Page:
Saturday, March 5, 2016

Purging my old life, one piece of furniture at a time

Today's Divorced Mom's article.

It's Just Stuff-- And Getting Rid of It Feels... Ok
By Lizzy Smith                    
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March 05, 2016
635386111992301911Fotolia_59783836_XS.jpgWhen I walked out of my abusive marriage and moved from San Diego to Utah, I initially took very few items with me. After all, I had almost zero time to prepare for that move. I literally learned I had cancer and moved days later. Finally, my bad marriage was over-- I was out of there. I threw things the girls and I would need in trash bags and loaded up our Jeep Commander with as much as it could hold. Just the essentials-- my daughters, the cat, winter clothes and toothbrushes, basically.

My then-husband, Rob the Great (Alcoholic) threatened to throw everything I left behind in the street if I didn't get my ass back home within days. Who cares that I had chemo appointments, Rob the Great (Alcoholic) had different needs (like drinking all night long). A quick call from my attorney to his nixed his plan-- my items would stay in OUR home until I was good and ready to retrieve them (and had my oncologist's permission to travel).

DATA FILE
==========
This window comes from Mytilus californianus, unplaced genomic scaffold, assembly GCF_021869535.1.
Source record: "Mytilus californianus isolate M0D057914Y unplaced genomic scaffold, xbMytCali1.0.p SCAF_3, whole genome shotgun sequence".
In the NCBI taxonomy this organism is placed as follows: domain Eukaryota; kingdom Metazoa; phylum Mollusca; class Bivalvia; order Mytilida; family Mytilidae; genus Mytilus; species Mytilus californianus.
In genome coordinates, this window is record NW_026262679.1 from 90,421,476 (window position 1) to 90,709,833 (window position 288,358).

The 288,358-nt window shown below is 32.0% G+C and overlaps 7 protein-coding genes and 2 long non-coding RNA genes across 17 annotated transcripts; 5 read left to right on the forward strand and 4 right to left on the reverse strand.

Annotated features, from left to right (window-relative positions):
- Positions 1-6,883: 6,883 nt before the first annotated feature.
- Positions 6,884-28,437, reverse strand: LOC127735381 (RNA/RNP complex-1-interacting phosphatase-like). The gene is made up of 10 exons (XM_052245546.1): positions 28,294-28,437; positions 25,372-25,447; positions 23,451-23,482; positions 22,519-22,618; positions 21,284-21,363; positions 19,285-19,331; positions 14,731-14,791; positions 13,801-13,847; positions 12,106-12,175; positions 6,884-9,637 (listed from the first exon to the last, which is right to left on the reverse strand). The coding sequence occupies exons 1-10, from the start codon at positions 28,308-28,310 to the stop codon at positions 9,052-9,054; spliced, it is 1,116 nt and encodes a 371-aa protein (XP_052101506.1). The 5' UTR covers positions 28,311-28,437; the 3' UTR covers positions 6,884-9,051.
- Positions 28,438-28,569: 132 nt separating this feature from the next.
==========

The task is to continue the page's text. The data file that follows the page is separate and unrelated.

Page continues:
Some six months later, when I felt a little better after my first stem cell transplant, my dad and I drove to San Diego. I knew that Rob was out of the country so there would be no drama with him. He tried to arrange a date for me to come out when it was convenient for him. But there was not a chance in Hell that in my fragile mental and emotional health that I was going to face my abuser. I could envision it all too well-- a drunk Rob screaming in my face and a call to the police to help. So I waited until he was gone, met up with professional movers, and meticulously had my things packed up. I placed many of my favorite items in our bedrooms in my parents' home-- beds, dressers, artwork, the Kitchen Aid mixer and linens. The rest went into a storage unit.

It's been four years and it's time to purge a whole lot of that furniture. We moved into our new home and we have no need for most of it. So I've started selling things, one at a time. I have to admit, it is really painful. I look at, say, a dresser that I sold yesterday. I originally purchased it to place in my step-daughter's bedroom. Nicky took it out of its original box and spent hours putting it together. After she moved out, the dresser went into the guest room, then my daughter, Morgan's bedroom, and when we moved, Siena inherited it. I loved that dresser-- pale yellow, kind of shabby chic, solid wood. I sold it to a woman who was getting a divorce and whose husband got their dresser. I nearly teared up as we loaded it into her van. "Enjoy it!" I called out to her. "And best of luck in your new life." She would need blessings and support in the months ahead. And for me? I parted with a tangible piece of my past, a memory that was actually a good one, filled with hope for our new family and decorating our new home.

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